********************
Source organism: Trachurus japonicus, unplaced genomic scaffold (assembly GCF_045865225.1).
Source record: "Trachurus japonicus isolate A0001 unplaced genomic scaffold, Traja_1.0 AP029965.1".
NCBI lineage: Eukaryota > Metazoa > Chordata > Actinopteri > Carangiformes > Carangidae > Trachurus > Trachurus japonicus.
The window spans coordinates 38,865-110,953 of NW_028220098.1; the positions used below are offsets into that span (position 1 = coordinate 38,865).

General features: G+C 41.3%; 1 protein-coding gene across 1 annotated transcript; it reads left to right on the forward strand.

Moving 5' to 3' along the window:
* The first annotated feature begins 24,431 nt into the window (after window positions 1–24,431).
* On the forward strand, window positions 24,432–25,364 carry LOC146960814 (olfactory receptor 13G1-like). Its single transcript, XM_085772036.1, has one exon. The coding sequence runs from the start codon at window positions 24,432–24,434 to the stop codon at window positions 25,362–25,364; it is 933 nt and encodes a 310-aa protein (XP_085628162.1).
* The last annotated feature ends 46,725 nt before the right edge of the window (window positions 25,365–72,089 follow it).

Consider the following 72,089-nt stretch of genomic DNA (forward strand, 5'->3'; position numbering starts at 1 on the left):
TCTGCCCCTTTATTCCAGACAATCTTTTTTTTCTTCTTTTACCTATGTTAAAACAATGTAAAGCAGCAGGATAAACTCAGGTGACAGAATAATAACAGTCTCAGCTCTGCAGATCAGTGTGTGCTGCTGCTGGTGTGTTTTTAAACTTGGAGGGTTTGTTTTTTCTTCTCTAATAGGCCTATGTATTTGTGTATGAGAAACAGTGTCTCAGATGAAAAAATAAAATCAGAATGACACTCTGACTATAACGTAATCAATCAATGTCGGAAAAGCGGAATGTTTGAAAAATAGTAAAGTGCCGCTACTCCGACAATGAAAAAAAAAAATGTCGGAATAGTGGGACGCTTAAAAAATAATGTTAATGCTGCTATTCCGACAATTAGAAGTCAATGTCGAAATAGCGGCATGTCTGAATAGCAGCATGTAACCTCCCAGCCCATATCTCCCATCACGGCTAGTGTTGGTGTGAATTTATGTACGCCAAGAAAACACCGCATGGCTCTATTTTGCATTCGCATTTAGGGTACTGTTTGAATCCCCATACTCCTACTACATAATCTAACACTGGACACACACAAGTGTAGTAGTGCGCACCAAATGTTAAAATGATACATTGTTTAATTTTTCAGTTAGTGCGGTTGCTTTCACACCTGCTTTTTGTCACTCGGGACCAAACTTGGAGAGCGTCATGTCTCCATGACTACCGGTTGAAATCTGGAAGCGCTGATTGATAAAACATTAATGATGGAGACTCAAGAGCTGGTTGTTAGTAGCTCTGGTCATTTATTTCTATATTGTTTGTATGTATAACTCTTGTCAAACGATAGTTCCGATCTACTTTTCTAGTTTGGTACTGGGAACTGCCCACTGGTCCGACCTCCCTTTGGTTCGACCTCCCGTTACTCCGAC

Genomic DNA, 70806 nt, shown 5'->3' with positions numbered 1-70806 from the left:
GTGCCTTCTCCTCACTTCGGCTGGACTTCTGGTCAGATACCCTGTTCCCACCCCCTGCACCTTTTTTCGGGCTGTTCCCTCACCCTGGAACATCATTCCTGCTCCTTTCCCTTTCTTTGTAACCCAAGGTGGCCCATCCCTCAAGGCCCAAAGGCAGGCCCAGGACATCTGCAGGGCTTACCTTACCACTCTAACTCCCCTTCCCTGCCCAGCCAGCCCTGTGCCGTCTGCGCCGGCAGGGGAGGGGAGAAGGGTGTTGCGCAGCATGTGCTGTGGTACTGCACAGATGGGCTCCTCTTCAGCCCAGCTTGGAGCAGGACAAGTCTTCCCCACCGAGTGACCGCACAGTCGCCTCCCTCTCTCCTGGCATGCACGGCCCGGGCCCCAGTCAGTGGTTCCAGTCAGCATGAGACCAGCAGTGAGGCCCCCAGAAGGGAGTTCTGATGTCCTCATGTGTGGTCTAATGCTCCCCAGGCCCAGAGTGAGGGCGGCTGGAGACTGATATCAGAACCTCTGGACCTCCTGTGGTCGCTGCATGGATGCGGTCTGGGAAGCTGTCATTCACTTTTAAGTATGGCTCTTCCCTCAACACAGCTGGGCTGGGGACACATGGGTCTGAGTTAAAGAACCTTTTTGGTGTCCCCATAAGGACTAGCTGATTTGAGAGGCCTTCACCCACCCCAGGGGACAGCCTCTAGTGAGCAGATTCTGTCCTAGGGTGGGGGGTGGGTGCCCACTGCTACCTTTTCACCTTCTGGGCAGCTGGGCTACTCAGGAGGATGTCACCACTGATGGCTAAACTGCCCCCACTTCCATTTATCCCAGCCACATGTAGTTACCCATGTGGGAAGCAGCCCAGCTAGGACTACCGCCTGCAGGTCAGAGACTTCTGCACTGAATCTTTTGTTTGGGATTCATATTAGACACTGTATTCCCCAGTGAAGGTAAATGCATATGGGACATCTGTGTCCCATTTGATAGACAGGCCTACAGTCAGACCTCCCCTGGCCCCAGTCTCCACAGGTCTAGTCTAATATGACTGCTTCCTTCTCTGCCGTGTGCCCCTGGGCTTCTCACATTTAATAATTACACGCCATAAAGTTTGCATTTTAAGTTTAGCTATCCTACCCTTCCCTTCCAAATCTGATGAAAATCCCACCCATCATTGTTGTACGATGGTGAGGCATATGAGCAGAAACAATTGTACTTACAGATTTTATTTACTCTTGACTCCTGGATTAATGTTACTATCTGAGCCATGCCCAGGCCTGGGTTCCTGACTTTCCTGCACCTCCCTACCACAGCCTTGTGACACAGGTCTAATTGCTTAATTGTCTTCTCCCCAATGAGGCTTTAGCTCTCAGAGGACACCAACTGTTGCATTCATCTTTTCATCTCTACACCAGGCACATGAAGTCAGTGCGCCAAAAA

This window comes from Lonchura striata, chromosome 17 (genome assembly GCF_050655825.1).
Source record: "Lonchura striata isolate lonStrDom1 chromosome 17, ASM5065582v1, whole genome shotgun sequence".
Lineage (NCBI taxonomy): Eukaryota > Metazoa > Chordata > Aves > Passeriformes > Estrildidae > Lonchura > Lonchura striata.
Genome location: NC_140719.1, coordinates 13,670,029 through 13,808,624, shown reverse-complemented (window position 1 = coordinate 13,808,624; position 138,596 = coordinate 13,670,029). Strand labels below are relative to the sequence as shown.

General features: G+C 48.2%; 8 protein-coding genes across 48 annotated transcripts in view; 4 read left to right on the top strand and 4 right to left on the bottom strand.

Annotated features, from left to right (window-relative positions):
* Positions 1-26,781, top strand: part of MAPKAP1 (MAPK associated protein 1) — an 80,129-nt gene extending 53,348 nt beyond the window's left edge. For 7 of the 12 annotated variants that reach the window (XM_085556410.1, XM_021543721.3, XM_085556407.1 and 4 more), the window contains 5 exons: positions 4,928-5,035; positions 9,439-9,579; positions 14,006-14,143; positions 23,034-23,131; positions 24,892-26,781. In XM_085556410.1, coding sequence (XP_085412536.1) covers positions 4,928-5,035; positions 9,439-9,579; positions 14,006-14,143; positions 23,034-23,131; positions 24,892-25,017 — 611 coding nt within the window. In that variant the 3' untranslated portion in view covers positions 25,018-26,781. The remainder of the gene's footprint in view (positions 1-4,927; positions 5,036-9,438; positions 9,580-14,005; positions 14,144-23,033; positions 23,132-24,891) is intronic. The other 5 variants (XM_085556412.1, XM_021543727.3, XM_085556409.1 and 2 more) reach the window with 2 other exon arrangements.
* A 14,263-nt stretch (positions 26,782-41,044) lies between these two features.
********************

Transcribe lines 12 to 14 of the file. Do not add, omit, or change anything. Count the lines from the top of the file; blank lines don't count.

Genomic DNA, 70806 nt, shown 5'->3' with positions numbered 1-70806 from the left:
GTGCCTTCTCCTCACTTCGGCTGGACTTCTGGTCAGATACCCTGTTCCCACCCCCTGCACCTTTTTTCGGGCTGTTCCCTCACCCTGGAACATCATTCCTGCTCCTTTCCCTTTCTTTGTAACCCAAGGTGGCCCATCCCTCAAGGCCCAAAGGCAGGCCCAGGACATCTGCAGGGCTTACCTTACCACTCTAACTCCCCTTCCCTGCCCAGCCAGCCCTGTGCCGTCTGCGCCGGCAGGGGAGGGGAGAAGGGTGTTGCGCAGCATGTGCTGTGGTACTGCACAGATGGGCTCCTCTTCAGCCCAGCTTGGAGCAGGACAAGTCTTCCCCACCGAGTGACCGCACAGTCGCCTCCCTCTCTCCTGGCATGCACGGCCCGGGCCCCAGTCAGTGGTTCCAGTCAGCATGAGACCAGCAGTGAGGCCCCCAGAAGGGAGTTCTGATGTCCTCATGTGTGGTCTAATGCTCCCCAGGCCCAGAGTGAGGGCGGCTGGAGACTGATATCAGAACCTCTGGACCTCCTGTGGTCGCTGCATGGATGCGGTCTGGGAAGCTGTCATTCACTTTTAAGTATGGCTCTTCCCTCAACACAGCTGGGCTGGGGACACATGGGTCTGAGTTAAAGAACCTTTTTGGTGTCCCCATAAGGACTAGCTGATTTGAGAGGCCTTCACCCACCCCAGGGGACAGCCTCTAGTGAGCAGATTCTGTCCTAGGGTGGGGGGTGGGTGCCCACTGCTACCTTTTCACCTTCTGGGCAGCTGGGCTACTCAGGAGGATGTCACCACTGATGGCTAAACTGCCCCCACTTCCATTTATCCCAGCCACATGTAGTTACCCATGTGGGAAGCAGCCCAGCTAGGACTACCGCCTGCAGGTCAGAGACTTCTGCACTGAATCTTTTGTTTGGGATTCATATTAGACACTGTATTCCCCAGTGAAGGTAAATGCATATGGGACATCTGTGTCCCATTTGATAGACAGGCCTACAGTCAGACCTCCCCTGGCCCCAGTCTCCACAGGTCTAGTCTAATATGACTGCTTCCTTCTCTGCCGTGTGCCCCTGGGCTTCTCACATTTAATAATTACACGCCATAAAGTTTGCATTTTAAGTTTAGCTATCCTACCCTTCCCTTCCAAATCTGATGAAAATCCCACCCATCATTGTTGTACGATGGTGAGGCATATGAGCAGAAACAATTGTACTTACAGATTTTATTTACTCTTGACTCCTGGATTAATGTTACTATCTGAGCCATGCCCAGGCCTGGGTTCCTGACTTTCCTGCACCTCCCTACCACAGCCTTGTGACACAGGTCTAATTGCTTAATTGTCTTCTCCCCAATGAGGCTTTAGCTCTCAGAGGACACCAACTGTTGCATTCATCTTTTCATCTCTACACCAGGCACATGAAGTCAGTGCGCCAAAAA

This window comes from Lonchura striata, chromosome 17 (genome assembly GCF_050655825.1).